However, reception of the new building was mixed. Baron Hausmann’s plans for Paris had impressed upon the Berliners that station buildings, as impressive structures along broad avenues, could help to give their city a more metropolitan, worldly air. In a time where Berlin was still at the beginning of its explosive growth and looking to escape its provincial reputation, this was an important consideration.
The Railway Palace
The Küstriner, with its monumental front building at the intersection of the Fruchtstraße and Grüner Weg, delivered that promise. The Küstriner Platz in front, moreover, offered a kind of display window for the new station, emphasizing its urban splendor. Not that the surroundings were that urban at this point, mind you; much of the area still consisted of fields and farms, but the city was definitely gaining ground.
Another aspect of the station, however, drew widespread criticism, and none more vocal than from architects. Like most monumental 19th-century buildings, the Berlin termini all made use of designs based on historical examples. The favored template that the Prussian state (and many private parties) drew on was that of the Italian renaissance Palazzo. As a consequence, buildings tended to look quite similar irrespective of function.
In the case of a station, the building also posed a stylistic contrast to the shed behind. This might have been all right two decades earlier, but in the meantime architects had started to integrate a building’s function into its design. The railways were a source of pride, moreover, and not something to be hidden from view.
Initially regarded as “stationary umbrellas”, station buildings were beginning to be used to add grandeur to the city. Architects, who described the Küstriner’s neo-renaissance front building as a “cake”, complained that the building in front of the shed reflected nothing of the structure or function.
The shed also drew criticism despite its innovative structure, with a roof built on steel arches. Most of the roof consisted of glass, but the central part was made out of sheet metal to keep weight down. That might have been a sensible structural consideration, but the optical effect was that it looked far more massive, and rather less elegant, than a roof fully made up of glass panes. In addition, it kept light out the shed, and was regarded as something of a blot on an otherwise beautiful building.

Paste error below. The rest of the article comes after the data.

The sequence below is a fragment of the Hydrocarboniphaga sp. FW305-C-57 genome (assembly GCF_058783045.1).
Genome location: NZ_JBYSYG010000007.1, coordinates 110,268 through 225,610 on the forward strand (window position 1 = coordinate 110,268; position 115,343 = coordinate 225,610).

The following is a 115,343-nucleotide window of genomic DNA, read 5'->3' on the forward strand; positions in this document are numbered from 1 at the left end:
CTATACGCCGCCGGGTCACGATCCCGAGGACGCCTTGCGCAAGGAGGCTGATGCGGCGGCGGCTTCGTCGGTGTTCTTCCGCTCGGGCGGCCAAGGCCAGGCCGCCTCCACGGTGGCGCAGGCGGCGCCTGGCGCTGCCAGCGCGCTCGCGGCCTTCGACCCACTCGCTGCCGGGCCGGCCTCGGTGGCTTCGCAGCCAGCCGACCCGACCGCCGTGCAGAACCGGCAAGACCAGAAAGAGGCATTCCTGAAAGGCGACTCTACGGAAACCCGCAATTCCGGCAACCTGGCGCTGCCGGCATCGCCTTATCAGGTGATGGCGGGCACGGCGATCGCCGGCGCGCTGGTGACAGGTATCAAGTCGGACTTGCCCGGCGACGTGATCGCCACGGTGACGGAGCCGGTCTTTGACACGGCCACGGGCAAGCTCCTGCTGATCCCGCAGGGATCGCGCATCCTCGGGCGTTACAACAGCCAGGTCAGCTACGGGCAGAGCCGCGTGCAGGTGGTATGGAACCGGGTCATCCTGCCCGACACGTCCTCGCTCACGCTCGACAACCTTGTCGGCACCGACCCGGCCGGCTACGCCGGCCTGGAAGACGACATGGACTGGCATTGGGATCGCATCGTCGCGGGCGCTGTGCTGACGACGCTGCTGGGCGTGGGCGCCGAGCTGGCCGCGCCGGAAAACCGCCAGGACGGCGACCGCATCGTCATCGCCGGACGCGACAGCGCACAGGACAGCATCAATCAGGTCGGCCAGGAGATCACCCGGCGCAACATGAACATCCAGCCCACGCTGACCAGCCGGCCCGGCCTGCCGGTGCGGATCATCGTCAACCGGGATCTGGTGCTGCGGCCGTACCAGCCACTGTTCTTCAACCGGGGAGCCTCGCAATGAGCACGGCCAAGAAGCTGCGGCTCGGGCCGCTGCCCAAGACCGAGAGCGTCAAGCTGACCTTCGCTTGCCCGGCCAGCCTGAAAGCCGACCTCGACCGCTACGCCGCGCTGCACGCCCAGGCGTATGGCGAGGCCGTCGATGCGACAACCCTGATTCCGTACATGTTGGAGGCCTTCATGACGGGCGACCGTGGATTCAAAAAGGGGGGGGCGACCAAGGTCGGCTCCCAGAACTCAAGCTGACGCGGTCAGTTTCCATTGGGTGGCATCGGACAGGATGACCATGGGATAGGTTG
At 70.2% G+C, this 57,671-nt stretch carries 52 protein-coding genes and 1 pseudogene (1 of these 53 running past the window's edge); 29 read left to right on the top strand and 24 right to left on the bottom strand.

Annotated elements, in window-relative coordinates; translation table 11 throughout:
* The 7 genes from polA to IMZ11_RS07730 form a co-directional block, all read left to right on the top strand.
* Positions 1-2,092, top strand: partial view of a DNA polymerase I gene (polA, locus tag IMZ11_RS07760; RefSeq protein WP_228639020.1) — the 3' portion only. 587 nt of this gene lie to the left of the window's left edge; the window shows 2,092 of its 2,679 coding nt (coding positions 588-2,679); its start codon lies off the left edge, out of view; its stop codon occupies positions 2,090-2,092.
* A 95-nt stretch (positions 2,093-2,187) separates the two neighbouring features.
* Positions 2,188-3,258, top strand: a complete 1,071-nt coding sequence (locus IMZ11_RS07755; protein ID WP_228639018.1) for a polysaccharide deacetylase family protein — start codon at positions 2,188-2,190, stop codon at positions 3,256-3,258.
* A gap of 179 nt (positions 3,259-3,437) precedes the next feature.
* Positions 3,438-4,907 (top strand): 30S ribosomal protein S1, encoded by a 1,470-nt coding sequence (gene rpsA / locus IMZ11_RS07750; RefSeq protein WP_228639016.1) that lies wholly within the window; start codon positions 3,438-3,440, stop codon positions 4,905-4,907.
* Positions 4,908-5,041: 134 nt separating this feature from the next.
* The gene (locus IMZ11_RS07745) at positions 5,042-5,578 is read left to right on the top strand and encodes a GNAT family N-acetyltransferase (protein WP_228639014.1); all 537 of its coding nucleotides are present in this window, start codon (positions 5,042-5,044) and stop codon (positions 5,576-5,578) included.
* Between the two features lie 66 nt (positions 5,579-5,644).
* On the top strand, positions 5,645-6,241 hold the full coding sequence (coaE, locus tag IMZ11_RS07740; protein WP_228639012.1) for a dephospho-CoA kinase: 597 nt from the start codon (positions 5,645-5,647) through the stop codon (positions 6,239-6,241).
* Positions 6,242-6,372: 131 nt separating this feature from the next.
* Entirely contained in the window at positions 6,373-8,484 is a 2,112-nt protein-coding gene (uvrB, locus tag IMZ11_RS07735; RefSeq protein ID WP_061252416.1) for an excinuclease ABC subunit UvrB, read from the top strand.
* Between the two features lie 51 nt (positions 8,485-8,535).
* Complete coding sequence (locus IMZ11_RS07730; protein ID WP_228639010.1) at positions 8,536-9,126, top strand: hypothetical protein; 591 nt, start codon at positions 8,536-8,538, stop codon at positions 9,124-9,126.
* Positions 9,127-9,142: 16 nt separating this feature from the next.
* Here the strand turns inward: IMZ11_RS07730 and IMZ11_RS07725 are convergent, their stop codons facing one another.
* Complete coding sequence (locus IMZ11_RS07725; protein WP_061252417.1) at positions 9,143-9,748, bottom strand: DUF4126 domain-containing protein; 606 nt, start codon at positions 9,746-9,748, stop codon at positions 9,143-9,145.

A more practical issue was that for the average traveller the front building, built out of red-glazed brick, was entirely useless: there were the traditional separated entrances and exits to both sides of the shed, and the front building mostly contained administrative services and housing for railway employees; the only travelers that could make use of facilities here were the royal ones. Arriving and departing passengers used their own entrances and exits, so for all intents and purposes it consisted of three, largely separated, buildings.
There might have been a narrow terminal platform, but it did not really serve any purpose because of this setup; it mainly made it possible to access the middle platform, which was used for excursion trains, and served railway staff that needed to use the turntable for engines.
This also meant that a huge potential benefit of a terminal station – the concentration of services – was left unused. Instead, waiting rooms, ticket offices, the vestibule and package services were spread out all over the building, and people wanting to transfer had to walk around the front of the building, from the exit to the entrance.2